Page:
Dear Lord. If I don't have a myocardial infarction right this minute, I might never have one.
Our loveseat and sofa both have a recliner on each end. Mini saw the recliner opened up numerous times when I first came home from the hospital, and never once investigated the inner workings of the loveseat.
Tonight, Mark had his feet up, and unseen by him or me, Mini decided to get right into the innards of the loveseat.
Mark had already gone upstairs to go to bed when I heard the dog crying from... somewhere in the general direction of the loveseat.
I still don't know how she did it, but she got allll the way between the fabric that comprises the side of the loveseat, and wedged her head through a small gap between a metal bar and the wooden frame of the sofa itself.
I'd called for Mark's assistance in getting her out, but once we realized that we couldn't lift the loveseat off the floor without risking strangling the dog, there wasn't much he could do. Mine were the only hands small enough to actually get into minimal open area so I could determine the dog's predicament by relying on the sense of touch.
Poor Mini was crying, a sound that's distressingly similar to a newborn baby's voice. Then at first when the Scary Hand appeared in front of her face, she tried to bite it. But a moment later, she realized it wasn't a Scary Hand, it was Mom's hand, and alternated between licking my hand and crying.
I finally did the only thing I COULD do to get the dog out. I cut into the fabric on the side of the recliner. It's the side that faces away from the foot traffic anyway, so the repair job I'm going to do on it won't be too dreadful to behold.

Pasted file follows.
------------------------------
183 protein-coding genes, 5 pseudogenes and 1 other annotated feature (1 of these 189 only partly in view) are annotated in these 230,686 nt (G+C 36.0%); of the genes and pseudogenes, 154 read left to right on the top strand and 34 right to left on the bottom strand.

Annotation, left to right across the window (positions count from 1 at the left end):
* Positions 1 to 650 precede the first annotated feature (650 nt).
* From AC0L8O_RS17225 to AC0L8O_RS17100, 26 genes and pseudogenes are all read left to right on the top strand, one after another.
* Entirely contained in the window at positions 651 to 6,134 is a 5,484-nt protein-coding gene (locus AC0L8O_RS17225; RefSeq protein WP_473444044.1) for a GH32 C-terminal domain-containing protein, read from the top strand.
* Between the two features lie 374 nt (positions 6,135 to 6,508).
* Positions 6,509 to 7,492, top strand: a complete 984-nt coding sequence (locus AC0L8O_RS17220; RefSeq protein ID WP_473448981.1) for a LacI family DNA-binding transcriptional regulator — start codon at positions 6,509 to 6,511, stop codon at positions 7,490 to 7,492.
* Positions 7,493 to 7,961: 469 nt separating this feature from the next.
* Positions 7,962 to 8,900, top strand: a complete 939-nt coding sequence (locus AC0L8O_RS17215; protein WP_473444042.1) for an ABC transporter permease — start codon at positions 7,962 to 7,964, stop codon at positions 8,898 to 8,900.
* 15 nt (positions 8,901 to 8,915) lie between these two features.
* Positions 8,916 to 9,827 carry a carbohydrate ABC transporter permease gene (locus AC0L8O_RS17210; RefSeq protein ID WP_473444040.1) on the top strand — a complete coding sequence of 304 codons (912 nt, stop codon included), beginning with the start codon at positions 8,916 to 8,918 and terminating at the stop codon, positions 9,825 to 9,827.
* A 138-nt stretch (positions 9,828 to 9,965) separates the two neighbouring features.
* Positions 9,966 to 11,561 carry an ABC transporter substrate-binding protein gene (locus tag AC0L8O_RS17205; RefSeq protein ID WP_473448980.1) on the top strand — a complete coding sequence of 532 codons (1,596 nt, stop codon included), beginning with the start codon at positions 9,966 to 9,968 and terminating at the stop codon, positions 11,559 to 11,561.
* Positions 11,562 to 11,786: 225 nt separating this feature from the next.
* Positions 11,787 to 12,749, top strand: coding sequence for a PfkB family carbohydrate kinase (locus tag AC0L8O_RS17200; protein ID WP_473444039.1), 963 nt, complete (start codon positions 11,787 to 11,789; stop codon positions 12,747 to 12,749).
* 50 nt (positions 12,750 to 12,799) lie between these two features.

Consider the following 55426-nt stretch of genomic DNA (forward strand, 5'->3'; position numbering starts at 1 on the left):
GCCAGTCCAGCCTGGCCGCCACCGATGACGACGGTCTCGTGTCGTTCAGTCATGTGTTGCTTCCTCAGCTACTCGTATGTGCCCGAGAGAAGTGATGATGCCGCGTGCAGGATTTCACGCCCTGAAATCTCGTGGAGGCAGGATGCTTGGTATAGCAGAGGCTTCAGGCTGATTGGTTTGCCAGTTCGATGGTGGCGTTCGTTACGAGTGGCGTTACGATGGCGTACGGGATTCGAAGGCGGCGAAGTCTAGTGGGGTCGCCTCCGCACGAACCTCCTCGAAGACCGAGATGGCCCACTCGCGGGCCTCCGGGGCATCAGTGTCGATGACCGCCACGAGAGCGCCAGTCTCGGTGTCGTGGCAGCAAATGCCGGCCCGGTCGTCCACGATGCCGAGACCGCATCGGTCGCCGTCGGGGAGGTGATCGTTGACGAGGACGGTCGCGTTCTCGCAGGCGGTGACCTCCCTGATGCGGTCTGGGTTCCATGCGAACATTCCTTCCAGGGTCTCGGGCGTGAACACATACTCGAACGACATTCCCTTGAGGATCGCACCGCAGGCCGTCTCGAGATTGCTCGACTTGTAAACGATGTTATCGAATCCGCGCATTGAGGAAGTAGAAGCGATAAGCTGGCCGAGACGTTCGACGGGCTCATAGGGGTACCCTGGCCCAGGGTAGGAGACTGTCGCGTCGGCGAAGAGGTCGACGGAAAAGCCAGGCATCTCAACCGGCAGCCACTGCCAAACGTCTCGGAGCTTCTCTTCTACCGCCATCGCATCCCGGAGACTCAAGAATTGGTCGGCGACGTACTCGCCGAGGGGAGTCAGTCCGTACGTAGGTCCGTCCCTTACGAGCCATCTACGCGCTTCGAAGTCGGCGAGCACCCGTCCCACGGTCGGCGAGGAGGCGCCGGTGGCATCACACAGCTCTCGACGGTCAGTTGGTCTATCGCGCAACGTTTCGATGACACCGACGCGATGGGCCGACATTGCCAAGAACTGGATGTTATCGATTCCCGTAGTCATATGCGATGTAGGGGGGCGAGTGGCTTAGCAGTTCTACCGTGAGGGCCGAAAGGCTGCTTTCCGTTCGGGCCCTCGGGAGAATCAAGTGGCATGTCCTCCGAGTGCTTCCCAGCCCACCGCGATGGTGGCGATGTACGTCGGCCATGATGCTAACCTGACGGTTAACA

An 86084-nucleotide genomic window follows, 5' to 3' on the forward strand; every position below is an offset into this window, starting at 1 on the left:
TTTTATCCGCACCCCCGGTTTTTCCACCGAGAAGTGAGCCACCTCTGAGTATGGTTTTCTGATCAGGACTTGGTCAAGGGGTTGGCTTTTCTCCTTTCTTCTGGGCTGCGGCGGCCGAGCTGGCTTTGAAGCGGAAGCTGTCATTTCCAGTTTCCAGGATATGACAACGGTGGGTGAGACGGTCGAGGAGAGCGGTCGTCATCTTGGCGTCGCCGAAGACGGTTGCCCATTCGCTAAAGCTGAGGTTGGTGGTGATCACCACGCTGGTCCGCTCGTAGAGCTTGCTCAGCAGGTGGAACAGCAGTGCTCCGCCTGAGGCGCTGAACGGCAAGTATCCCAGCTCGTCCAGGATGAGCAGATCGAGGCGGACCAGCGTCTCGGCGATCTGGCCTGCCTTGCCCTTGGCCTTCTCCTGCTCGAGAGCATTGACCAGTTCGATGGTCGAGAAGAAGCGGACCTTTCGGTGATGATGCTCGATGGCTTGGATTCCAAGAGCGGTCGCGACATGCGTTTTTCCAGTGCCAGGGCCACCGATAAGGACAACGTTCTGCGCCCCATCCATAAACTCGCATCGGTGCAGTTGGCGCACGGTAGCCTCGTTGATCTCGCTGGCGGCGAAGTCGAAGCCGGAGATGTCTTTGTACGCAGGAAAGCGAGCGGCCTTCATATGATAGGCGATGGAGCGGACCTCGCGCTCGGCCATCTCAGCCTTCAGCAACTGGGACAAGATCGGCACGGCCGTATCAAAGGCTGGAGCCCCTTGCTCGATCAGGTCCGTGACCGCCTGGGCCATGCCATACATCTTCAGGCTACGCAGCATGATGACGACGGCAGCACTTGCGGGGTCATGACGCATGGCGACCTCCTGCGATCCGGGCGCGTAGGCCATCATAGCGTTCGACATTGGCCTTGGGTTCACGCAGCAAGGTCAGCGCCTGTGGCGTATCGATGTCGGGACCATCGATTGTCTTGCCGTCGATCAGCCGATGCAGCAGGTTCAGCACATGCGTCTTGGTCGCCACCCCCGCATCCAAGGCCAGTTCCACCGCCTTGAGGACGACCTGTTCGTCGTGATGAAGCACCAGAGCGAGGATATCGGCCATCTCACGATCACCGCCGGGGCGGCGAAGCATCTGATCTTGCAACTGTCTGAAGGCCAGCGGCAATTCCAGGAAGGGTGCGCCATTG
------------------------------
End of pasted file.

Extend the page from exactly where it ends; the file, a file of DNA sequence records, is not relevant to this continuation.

Once I did that, I was able to straighten Mini out and align her body with the direction her head was facing. Then it just became a matter of carefully extracting her. This was easier said than done, as she'd gotten not only her head, but her ears past the point where the logjam occurred, and her ears were not wanting to cooperate when I tried to maneuver her back in the other direction.
But I was persistent, and careful, and eventually I was rewarded with a safely extracted Mini in my hands, wagging her tail.
Because I'm Italian, and there is no problem so big that it can't be resolved by applying food, I proceeded to the kitchen and gave Mini a scoop of dog food, though this isn't normally a time of day she'd be eating.
I then took the piece of chocolate fudge that I'd been saving for emergency purposes and ate it. When Mini saw me eat, she started eating her food, too. As long as I ate, she ate. But I ran out of food before she did, so there's still some dog food in the kitchen.
Mini, meanwhile, has been checked over and there's no outward sign of damage, nor any indication of soreness when I touch her anywhere. Still, just to be safe, I dug out one of the anti-inflammatories left over from her neck pain episode last October, and gave it to her. She might not hurt yet, but that's a pre-emptive strike against soreness that might appear later.
She's now parked by my side on the couch as I type. She just gave a biiiig sigh of content. If my own hands weren't scratched and scraped from grappling around under the loveseat, and if I wasn't sitting here trying to unwind from the Adrenaline Dump of the ages, I might not even know anything significant had transpired.
If I've said it once, I've said it a zillion times: pets don't need nine lives as much as pet PARENTS do. Mark threw his shoulder out while trying to move the loveseat, and my heart attack is having a nervous breakdown.
Tomorrow I'll figure out what to do with sewing the fabric back up.